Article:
Although they vary, facing temptations is a common occurrence. New believers are especially vulnerable to the schemes of Satan (Ephesians 6:11). The Bible calls Satan “a murderer from the beginning. He does not stand in the truth because there is no truth in him. He is a liar; the father of lies” (John 8:44). He is intent on our eternal ruin.

He was intent on Jesus’ ruin as well. The Scriptures clue us in on three of countless attempts by Satan to cause a falter in the Son’s steps. The Bible says Jesus spent a little over 30 years without sin. Many times, my resistance withers in 30 seconds. These temptations are described in Matthew 4:1-11, Mark 1:12-13, and Luke 4:1-13.

During the days leading up to Easter we have been discussing temptations. During the last two weeks, we have considered the first two encounters Jesus had with Satan. First, Satan told a hungry Jesus to prove He was God by turning stones into bread. Next, Jesus was whisked to a pinnacle of the temple and challenged to take a leap of faith. Each temptation attacked faith on multiple levels.

The last temptation involved Satan taking Jesus to a high mountain, showing him the area’s kingdoms. The temptation was for the one whose mission was to establish a universal kingdom to receive them without suffering. The devil’s bargaining chip? Worship me.

The tease had to be enticing. Jesus knew all along that his ministry would involve sacrifice. The entire Old Testament history pointed symbolically to the ultimate sacrificial lamb. Sin needed an atonement only a perfect, blameless life could provide. Satan’s offer weighed volumes. Achieve the purpose with no pain.

The cost would strike at the very heart of faith. Who will you choose to worship? The commandments of God are based upon a foundation of trust and allegiance. “I am the Lord your God. You will have no other gods before me. You will not put anything in my place. You will not bow down or worship them. The Lord your God is a jealous God” (Exodus 20:1-5 paraphrased).

The application of the truth of this temptation is very personal. Who will you choose to worship?

We hear the word “idol” and push its meaning to ancient times. Idolatry means crafting a golden statue or praying to wooden trinkets. We don’t worship that way in modern Western culture.

Consider these two helpful definitions. If an idol is something or someone who becomes more important to us than God, worship means looking to that idol for peace, fulfillment, and salvation.

Ed Stetzer, church growth specialist, in an article titled “Idolatry is Alive Today,” writes, “When it comes to idolatry, the danger is not in an item … it is in us.”

Tim Keller, in the book Counterfeit Gods, describes, “An idol is anything more important to you than God, anything that absorbs your heart and imagination more than God, and anything that you seek to give you what only God can give.”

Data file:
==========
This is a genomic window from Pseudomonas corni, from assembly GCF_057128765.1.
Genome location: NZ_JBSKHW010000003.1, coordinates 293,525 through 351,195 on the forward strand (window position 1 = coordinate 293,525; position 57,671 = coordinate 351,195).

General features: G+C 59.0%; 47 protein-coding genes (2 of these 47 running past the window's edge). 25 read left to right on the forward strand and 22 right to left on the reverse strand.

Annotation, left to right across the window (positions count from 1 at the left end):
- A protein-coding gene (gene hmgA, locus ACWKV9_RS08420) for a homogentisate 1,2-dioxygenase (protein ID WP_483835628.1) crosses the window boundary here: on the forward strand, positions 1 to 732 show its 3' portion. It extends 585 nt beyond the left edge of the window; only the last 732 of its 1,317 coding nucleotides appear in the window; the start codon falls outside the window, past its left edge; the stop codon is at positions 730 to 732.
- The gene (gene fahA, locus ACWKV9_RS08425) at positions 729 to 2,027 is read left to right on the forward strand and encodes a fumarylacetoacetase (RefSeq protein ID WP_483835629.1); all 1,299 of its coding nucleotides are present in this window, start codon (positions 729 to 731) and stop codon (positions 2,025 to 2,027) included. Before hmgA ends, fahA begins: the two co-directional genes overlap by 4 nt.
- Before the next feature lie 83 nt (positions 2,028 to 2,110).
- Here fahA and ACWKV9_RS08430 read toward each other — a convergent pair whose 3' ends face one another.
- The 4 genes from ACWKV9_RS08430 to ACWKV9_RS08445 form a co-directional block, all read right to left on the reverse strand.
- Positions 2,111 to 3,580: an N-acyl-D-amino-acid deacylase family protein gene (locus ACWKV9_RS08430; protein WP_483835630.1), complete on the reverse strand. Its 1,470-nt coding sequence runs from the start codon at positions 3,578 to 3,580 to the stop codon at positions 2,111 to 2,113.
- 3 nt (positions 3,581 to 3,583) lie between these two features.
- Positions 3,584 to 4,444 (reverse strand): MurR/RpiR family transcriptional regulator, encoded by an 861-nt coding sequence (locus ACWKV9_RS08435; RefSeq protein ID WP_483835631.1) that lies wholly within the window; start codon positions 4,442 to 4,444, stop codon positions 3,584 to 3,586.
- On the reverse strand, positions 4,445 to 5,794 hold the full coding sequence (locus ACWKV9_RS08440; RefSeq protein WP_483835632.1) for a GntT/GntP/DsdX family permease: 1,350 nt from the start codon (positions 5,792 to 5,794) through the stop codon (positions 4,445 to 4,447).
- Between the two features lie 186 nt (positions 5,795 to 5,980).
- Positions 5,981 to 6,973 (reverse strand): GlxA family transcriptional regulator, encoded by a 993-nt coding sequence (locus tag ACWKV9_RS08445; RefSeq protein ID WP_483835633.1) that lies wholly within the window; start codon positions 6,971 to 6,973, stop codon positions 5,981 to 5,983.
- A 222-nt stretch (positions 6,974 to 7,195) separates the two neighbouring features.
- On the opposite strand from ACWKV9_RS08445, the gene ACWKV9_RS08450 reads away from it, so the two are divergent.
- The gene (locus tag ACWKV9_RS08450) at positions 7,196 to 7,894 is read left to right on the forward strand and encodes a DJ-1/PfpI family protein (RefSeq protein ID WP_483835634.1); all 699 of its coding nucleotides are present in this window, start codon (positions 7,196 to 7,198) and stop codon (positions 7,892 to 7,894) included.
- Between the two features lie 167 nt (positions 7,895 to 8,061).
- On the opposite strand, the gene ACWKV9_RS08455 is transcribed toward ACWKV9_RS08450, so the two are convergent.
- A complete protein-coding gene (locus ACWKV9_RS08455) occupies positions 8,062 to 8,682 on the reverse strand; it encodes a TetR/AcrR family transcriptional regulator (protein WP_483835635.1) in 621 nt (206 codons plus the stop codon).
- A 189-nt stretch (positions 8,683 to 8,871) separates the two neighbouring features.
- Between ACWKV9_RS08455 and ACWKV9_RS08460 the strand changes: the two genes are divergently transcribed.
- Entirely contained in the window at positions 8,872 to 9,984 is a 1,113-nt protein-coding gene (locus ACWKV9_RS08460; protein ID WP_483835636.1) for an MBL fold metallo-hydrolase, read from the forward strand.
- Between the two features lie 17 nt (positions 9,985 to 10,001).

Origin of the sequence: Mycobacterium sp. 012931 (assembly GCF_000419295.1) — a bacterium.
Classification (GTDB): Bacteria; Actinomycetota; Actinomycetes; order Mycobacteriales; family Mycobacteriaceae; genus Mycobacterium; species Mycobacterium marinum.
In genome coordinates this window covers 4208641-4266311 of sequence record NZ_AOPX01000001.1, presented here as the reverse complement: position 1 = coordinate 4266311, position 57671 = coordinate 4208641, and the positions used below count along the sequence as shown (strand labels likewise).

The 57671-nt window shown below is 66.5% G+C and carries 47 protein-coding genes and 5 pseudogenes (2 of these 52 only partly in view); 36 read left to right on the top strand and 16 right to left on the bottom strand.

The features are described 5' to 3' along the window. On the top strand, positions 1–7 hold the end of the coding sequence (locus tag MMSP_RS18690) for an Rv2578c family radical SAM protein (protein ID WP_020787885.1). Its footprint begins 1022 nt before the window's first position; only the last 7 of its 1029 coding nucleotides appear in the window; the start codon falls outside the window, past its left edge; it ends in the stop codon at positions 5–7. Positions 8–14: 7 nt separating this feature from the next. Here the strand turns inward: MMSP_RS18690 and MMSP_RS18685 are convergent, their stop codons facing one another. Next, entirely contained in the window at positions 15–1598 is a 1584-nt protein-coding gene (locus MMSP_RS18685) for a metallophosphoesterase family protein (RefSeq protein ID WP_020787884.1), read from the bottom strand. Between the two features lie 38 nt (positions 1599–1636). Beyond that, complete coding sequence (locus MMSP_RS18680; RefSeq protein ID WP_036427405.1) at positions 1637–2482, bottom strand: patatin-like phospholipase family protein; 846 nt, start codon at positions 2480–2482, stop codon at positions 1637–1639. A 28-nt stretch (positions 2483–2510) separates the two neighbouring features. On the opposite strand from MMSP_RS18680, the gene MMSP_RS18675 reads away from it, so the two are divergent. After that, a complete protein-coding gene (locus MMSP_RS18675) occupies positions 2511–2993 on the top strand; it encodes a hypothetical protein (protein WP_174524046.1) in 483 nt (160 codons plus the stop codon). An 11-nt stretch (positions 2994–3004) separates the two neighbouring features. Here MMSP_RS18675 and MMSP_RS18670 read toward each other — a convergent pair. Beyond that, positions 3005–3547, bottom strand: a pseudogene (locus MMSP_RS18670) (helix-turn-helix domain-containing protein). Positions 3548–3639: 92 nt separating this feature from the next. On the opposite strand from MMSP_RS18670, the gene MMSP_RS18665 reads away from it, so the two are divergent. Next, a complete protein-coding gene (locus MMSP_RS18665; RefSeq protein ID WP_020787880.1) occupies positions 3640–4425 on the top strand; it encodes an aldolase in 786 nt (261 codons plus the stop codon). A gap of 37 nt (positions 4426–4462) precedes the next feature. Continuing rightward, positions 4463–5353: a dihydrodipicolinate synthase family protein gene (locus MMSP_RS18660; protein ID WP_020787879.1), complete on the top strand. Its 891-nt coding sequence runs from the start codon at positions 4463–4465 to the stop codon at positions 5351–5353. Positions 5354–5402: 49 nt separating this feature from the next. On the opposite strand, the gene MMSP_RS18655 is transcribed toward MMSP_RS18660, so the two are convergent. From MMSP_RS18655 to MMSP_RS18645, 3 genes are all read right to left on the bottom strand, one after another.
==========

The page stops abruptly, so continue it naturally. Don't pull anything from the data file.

You have seen lists of modern day idols. Money, power, and prestige often comprise the heart of the idols we worship today. May I suggest less than a handful of idols that may explain some of today’s behavior?

The first idol is personal identity. This idol attempts to answer the heartfelt question of who we are. Identity can be wrapped up in our position at work or our achievements or the place we have within relationships. But today it can include the person we create on social media, the place we occupy with others in our race or ethnicity, or even the kind of relationships we enjoy through our gender and sexuality.

There may not be anything wrong with the quest. But the only meaningful identity is found through an understanding of our relationship with God. If the meaning of who I am does not start with eternal, the explanation will not satisfy.

The second idol is personal happiness. If identity answers who I am, happiness answers why. Many people justify behavior with the rationale “God would not want me unhappy.” The danger with this idol should be obvious. My happiness may infringe upon others. The pursuit may provide positive feelings today that either cannot be sustained or that eventually will not satisfy. My tastes are as fickle as the winds of spring.

Finally, we need to be cautious lest we make personal peace an idol. We live in a fallen, sinful world. Conflict and turmoil are residents of every community. Wars and rumors of wars, mass-shootings, and unsafe conditions leave us in a constant state of anxiety and panic. Most of us would give anything for our world to be at peace.

It would be incredibly easy to follow anyone or any organization who offered legitimate methods to provide and assure prosperity and peace. Would such pursuit be idolic?

A little over a decade ago, I became aware of a book by Greg Beale titled “We Become What We Worship.” Many theologians describe the book as landmark in its development and understanding. The thesis is rather simple. “What people revere, they resemble, either for their ruin or for restoration.”

Beale points out that the Greek word for image or idol occurs twice in Paul’s magnificent arguments in the Biblical book of Romans (Romans 1:23, 8:29). In the first reference, Paul describes what happens when we replace God with things that are really only a part of creation. Sinful or not, these idols are just twisted versions of reality. Unnaturally placing created things on a pedestal leads to unnatural behavior.

In the second reference, Paul speaks of those who revere God. Those who “love God” will be conformed to the image of Christ. Their perspective on the world and its priorities becomes transformed.

Who we chose to worship determines who we are to become. And God is not passive in either process.

Tom May is a freelance writer who has held paid and voluntary ministry positions at several churches in the tri-state area. Reach him at

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